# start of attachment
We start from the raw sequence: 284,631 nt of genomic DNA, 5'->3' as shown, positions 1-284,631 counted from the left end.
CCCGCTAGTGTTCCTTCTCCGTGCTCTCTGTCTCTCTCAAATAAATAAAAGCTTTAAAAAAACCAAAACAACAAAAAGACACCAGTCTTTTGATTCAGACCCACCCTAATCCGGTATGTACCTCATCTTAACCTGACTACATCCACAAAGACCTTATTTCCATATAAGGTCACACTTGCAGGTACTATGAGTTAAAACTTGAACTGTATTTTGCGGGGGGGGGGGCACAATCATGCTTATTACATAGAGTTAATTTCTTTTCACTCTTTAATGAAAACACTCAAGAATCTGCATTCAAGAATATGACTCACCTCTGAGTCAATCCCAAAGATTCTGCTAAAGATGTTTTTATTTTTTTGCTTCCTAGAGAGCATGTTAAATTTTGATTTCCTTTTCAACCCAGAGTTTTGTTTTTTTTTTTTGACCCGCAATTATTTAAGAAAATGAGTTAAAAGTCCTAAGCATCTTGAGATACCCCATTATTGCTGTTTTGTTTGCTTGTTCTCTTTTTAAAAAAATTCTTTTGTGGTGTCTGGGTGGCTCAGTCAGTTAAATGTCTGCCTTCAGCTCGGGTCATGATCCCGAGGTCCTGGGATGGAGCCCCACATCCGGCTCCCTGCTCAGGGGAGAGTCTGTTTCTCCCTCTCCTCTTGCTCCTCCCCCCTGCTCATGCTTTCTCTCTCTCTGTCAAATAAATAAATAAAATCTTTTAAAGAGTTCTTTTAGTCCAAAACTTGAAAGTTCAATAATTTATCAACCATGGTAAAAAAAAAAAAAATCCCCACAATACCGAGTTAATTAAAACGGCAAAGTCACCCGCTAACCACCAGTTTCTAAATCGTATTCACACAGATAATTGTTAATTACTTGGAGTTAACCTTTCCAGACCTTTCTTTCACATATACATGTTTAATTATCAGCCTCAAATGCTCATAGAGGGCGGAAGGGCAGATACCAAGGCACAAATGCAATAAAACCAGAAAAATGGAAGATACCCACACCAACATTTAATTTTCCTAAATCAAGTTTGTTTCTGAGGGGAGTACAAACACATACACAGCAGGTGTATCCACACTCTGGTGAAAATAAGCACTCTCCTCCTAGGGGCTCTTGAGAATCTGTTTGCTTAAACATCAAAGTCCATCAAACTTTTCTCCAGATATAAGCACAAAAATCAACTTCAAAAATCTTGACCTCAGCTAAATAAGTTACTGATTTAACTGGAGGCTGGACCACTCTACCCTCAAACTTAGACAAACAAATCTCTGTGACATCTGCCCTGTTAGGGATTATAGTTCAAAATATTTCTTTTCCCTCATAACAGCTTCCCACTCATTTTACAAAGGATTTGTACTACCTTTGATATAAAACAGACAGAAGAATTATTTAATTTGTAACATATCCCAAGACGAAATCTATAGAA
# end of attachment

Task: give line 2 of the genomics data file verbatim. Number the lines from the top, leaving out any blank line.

CCCGCTAGTGTTCCTTCTCCGTGCTCTCTGTCTCTCTCAAATAAATAAAAGCTTTAAAAAAACCAAAACAACAAAAAGACACCAGTCTTTTGATTCAGACCCACCCTAATCCGGTATGTACCTCATCTTAACCTGACTACATCCACAAAGACCTTATTTCCATATAAGGTCACACTTGCAGGTACTATGAGTTAAAACTTGAACTGTATTTTGCGGGGGGGGGGGCACAATCATGCTTATTACATAGAGTTAATTTCTTTTCACTCTTTAATGAAAACACTCAAGAATCTGCATTCAAGAATATGACTCACCTCTGAGTCAATCCCAAAGATTCTGCTAAAGATGTTTTTATTTTTTTGCTTCCTAGAGAGCATGTTAAATTTTGATTTCCTTTTCAACCCAGAGTTTTGTTTTTTTTTTTTGACCCGCAATTATTTAAGAAAATGAGTTAAAAGTCCTAAGCATCTTGAGATACCCCATTATTGCTGTTTTGTTTGCTTGTTCTCTTTTTAAAAAAATTCTTTTGTGGTGTCTGGGTGGCTCAGTCAGTTAAATGTCTGCCTTCAGCTCGGGTCATGATCCCGAGGTCCTGGGATGGAGCCCCACATCCGGCTCCCTGCTCAGGGGAGAGTCTGTTTCTCCCTCTCCTCTTGCTCCTCCCCCCTGCTCATGCTTTCTCTCTCTCTGTCAAATAAATAAATAAAATCTTTTAAAGAGTTCTTTTAGTCCAAAACTTGAAAGTTCAATAATTTATCAACCATGGTAAAAAAAAAAAAAATCCCCACAATACCGAGTTAATTAAAACGGCAAAGTCACCCGCTAACCACCAGTTTCTAAATCGTATTCACACAGATAATTGTTAATTACTTGGAGTTAACCTTTCCAGACCTTTCTTTCACATATACATGTTTAATTATCAGCCTCAAATGCTCATAGAGGGCGGAAGGGCAGATACCAAGGCACAAATGCAATAAAACCAGAAAAATGGAAGATACCCACACCAACATTTAATTTTCCTAAATCAAGTTTGTTTCTGAGGGGAGTACAAACACATACACAGCAGGTGTATCCACACTCTGGTGAAAATAAGCACTCTCCTCCTAGGGGCTCTTGAGAATCTGTTTGCTTAAACATCAAAGTCCATCAAACTTTTCTCCAGATATAAGCACAAAAATCAACTTCAAAAATCTTGACCTCAGCTAAATAAGTTACTGATTTAACTGGAGGCTGGACCACTCTACCCTCAAACTTAGACAAACAAATCTCTGTGACATCTGCCCTGTTAGGGATTATAGTTCAAAATATTTCTTTTCCCTCATAACAGCTTCCCACTCATTTTACAAAGGATTTGTACTACCTTTGATATAAAACAGACAGAAGAATTATTTAATTTGTAACATATCCCAAGACGAAATCTATAGAA